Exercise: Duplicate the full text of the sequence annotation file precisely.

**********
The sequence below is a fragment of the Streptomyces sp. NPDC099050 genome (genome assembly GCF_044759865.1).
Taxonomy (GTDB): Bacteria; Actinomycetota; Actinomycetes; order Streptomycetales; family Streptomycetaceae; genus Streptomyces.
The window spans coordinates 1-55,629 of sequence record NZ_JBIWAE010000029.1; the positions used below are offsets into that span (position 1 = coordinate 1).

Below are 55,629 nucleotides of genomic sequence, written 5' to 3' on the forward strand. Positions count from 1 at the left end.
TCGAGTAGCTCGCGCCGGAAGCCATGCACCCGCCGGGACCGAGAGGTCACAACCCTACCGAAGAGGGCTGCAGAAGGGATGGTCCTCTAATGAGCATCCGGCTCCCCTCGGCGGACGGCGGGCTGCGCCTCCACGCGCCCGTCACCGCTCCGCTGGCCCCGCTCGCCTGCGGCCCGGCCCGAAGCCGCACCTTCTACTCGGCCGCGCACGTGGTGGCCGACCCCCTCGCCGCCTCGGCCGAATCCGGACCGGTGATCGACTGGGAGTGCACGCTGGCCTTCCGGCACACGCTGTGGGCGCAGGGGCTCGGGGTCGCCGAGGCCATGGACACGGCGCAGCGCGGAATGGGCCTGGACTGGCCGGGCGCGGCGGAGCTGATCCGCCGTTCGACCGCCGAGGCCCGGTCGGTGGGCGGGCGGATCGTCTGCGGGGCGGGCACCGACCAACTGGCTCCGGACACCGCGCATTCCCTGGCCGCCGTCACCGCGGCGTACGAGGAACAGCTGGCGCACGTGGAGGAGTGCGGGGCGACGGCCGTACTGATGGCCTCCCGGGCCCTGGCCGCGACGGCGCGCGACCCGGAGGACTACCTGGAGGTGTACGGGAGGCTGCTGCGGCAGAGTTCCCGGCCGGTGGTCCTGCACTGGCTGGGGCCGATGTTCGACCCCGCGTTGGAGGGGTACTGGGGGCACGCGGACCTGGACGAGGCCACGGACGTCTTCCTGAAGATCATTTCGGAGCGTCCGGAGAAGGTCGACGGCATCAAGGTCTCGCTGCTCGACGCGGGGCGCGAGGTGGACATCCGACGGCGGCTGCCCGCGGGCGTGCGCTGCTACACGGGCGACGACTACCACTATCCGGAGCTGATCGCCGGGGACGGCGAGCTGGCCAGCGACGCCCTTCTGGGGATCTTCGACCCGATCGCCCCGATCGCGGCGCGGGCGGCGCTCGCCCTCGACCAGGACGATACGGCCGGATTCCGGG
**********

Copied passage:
The sequence below is a fragment of the Streptomyces sp. NPDC099050 genome (genome assembly GCF_044759865.1).
Taxonomy (GTDB): Bacteria; Actinomycetota; Actinomycetes; order Streptomycetales; family Streptomycetaceae; genus Streptomyces.
The window spans coordinates 1-55,629 of sequence record NZ_JBIWAE010000029.1; the positions used below are offsets into that span (position 1 = coordinate 1).

Below are 55,629 nucleotides of genomic sequence, written 5' to 3' on the forward strand. Positions count from 1 at the left end.
TCGAGTAGCTCGCGCCGGAAGCCATGCACCCGCCGGGACCGAGAGGTCACAACCCTACCGAAGAGGGCTGCAGAAGGGATGGTCCTCTAATGAGCATCCGGCTCCCCTCGGCGGACGGCGGGCTGCGCCTCCACGCGCCCGTCACCGCTCCGCTGGCCCCGCTCGCCTGCGGCCCGGCCCGAAGCCGCACCTTCTACTCGGCCGCGCACGTGGTGGCCGACCCCCTCGCCGCCTCGGCCGAATCCGGACCGGTGATCGACTGGGAGTGCACGCTGGCCTTCCGGCACACGCTGTGGGCGCAGGGGCTCGGGGTCGCCGAGGCCATGGACACGGCGCAGCGCGGAATGGGCCTGGACTGGCCGGGCGCGGCGGAGCTGATCCGCCGTTCGACCGCCGAGGCCCGGTCGGTGGGCGGGCGGATCGTCTGCGGGGCGGGCACCGACCAACTGGCTCCGGACACCGCGCATTCCCTGGCCGCCGTCACCGCGGCGTACGAGGAACAGCTGGCGCACGTGGAGGAGTGCGGGGCGACGGCCGTACTGATGGCCTCCCGGGCCCTGGCCGCGACGGCGCGCGACCCGGAGGACTACCTGGAGGTGTACGGGAGGCTGCTGCGGCAGAGTTCCCGGCCGGTGGTCCTGCACTGGCTGGGGCCGATGTTCGACCCCGCGTTGGAGGGGTACTGGGGGCACGCGGACCTGGACGAGGCCACGGACGTCTTCCTGAAGATCATTTCGGAGCGTCCGGAGAAGGTCGACGGCATCAAGGTCTCGCTGCTCGACGCGGGGCGCGAGGTGGACATCCGACGGCGGCTGCCCGCGGGCGTGCGCTGCTACACGGGCGACGACTACCACTATCCGGAGCTGATCGCCGGGGACGGCGAGCTGGCCAGCGACGCCCTTCTGGGGATCTTCGACCCGATCGCCCCGATCGCGGCGCGGGCGGCGCTCGCCCTCGACCAGGACGATACGGCCGGATTCCGGG